• Recognizes additional due process protections for PHMSA enforcement proceedings, including that:
    • An operator be allowed to request that matters of fact and law be resolved in a consent agreement and consent order.
    • An operator and PHMSA be permitted to convene meetings for purposes of reaching a settlement or simplification or other disposition of issues.
    • The case file in an enforcement action include all pertinent agency records.
    • An operator be allowed to reply to PHMSA’s post-hearing submissions and request that a hearing be held on an expedited basis.
    • PHMSA carry the burden of proof, presentation, and persuasion in an enforcement proceeding.
    • PHMSA issue a post-hearing recommendation not later than 30 days after the deadline for any post-hearing submission of a respondent.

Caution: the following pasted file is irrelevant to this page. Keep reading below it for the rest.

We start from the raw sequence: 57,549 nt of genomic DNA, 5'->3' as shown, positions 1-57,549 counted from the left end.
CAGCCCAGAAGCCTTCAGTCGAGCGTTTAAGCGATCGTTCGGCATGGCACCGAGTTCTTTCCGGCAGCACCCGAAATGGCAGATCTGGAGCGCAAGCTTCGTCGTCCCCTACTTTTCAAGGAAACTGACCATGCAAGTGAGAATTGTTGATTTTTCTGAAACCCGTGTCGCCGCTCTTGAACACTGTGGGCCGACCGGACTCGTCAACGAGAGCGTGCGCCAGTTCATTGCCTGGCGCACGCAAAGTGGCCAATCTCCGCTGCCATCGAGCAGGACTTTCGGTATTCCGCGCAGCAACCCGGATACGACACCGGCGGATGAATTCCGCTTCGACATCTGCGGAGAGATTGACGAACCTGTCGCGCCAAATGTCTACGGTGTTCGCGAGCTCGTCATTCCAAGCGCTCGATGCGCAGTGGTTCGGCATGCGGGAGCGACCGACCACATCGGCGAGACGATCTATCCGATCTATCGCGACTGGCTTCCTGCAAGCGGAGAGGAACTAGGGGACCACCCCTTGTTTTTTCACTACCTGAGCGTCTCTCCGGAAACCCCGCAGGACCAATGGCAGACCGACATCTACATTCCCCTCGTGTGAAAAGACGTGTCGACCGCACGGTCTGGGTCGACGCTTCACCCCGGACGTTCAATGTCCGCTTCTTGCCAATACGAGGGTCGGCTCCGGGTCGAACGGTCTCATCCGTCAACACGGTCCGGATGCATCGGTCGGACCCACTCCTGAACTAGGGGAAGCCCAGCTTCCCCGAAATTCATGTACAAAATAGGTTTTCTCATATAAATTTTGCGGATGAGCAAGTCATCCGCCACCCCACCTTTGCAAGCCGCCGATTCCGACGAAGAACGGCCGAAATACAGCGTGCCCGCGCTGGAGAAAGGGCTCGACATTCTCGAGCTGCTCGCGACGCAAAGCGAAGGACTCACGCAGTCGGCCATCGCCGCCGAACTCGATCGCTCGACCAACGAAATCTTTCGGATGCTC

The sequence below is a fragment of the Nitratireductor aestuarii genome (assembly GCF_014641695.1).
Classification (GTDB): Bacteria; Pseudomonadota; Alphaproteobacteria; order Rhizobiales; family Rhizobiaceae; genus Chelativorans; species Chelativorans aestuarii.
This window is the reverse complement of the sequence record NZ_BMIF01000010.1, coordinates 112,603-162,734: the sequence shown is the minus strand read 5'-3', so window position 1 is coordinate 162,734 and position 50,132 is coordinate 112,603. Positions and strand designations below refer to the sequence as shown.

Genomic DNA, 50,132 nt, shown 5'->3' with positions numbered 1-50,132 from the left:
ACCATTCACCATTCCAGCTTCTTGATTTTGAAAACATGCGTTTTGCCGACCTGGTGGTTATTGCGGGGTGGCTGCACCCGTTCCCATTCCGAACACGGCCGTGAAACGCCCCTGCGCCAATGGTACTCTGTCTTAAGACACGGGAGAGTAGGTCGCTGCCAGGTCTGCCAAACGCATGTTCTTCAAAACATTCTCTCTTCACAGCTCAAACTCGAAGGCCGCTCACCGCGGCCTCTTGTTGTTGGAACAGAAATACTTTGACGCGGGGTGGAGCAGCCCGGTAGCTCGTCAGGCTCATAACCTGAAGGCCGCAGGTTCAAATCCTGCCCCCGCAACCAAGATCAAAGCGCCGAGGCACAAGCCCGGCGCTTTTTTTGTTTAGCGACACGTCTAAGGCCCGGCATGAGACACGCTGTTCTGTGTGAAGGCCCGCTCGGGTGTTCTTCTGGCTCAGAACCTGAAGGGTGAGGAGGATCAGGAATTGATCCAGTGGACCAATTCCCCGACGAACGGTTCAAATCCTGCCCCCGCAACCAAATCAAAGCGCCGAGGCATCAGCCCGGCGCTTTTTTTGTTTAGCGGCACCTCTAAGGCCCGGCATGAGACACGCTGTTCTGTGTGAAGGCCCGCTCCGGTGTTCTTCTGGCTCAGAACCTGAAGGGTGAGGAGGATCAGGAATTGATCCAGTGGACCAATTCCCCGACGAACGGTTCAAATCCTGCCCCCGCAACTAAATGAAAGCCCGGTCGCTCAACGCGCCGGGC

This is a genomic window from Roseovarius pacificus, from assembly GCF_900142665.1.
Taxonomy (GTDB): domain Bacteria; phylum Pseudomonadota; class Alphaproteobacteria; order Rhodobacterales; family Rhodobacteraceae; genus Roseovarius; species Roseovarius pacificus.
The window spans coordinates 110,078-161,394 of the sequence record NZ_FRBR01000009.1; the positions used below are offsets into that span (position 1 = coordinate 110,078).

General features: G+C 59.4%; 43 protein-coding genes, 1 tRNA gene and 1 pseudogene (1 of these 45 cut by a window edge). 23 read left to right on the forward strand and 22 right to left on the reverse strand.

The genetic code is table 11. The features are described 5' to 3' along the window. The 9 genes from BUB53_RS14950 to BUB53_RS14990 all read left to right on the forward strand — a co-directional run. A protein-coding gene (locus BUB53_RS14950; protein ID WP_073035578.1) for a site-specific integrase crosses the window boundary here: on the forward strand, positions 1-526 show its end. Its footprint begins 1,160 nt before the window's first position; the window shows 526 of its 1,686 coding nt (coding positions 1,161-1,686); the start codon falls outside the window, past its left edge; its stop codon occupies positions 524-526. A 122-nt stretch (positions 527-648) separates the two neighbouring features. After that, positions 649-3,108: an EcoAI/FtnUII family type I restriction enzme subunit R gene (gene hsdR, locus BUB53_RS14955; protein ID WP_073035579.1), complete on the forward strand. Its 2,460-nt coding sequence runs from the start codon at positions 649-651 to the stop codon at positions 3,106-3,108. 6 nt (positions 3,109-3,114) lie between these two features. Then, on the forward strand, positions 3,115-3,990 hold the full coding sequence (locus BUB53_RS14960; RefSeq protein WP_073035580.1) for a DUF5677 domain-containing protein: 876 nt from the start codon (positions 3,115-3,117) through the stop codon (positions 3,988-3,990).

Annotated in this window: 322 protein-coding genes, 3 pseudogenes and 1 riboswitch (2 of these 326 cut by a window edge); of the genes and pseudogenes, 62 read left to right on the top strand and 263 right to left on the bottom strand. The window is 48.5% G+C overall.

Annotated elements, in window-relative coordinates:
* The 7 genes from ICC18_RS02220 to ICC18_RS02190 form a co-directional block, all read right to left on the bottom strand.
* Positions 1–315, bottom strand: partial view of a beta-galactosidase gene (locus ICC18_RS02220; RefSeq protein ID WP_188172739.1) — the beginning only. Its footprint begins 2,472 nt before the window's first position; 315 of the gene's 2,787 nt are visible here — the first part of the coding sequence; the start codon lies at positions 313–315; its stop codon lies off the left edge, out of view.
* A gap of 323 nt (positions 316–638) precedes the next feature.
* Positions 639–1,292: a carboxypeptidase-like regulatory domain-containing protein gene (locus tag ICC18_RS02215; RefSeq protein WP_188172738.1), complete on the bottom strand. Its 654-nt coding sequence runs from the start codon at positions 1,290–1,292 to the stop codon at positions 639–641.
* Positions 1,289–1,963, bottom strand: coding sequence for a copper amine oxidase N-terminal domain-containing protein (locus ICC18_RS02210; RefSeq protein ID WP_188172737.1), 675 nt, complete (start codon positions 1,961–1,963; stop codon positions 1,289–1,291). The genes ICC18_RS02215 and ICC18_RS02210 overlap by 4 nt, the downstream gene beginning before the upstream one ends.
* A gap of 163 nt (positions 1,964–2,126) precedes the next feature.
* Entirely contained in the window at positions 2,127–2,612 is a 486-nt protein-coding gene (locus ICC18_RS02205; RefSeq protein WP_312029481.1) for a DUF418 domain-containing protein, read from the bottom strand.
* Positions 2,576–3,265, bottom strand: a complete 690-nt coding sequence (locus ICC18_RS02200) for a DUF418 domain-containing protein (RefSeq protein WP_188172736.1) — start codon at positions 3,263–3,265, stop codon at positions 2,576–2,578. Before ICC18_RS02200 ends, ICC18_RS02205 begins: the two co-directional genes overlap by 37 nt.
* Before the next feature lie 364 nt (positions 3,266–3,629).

• PHMSA issue an order within 120 days of the filing of a petition for reconsideration.
    • An operator be allowed to ask PHMSA to issue a declaratory order to resolve issues of controversy or uncertainty.
  • Requires PHMSA to notify the public of an enforcement hearing and provides that the agency will make formal hearings, as defined in 49 C.F.R. § 190.3, open to the public.  Currently, PHMSA’s enforcement cases with the exception of a hearing on an emergency order, are conducted informally and do not qualify as formal hearings.
  • Directs PHMSA to post the charging and responsive documents related to an enforcement action along with the decision or order on its website.  For the most part, PHMSA has already been posting these materials on its website.
  • Requires PHMSA to issue a final rule within 2 years that clarifies the applicability of the pipeline safety regulations to idle pipelines, which are defined as pipelines that have ceased normal operations and will not resume service for at least 180 days, have been isolated and purged, or contain small, non-hazardous volumes of gas.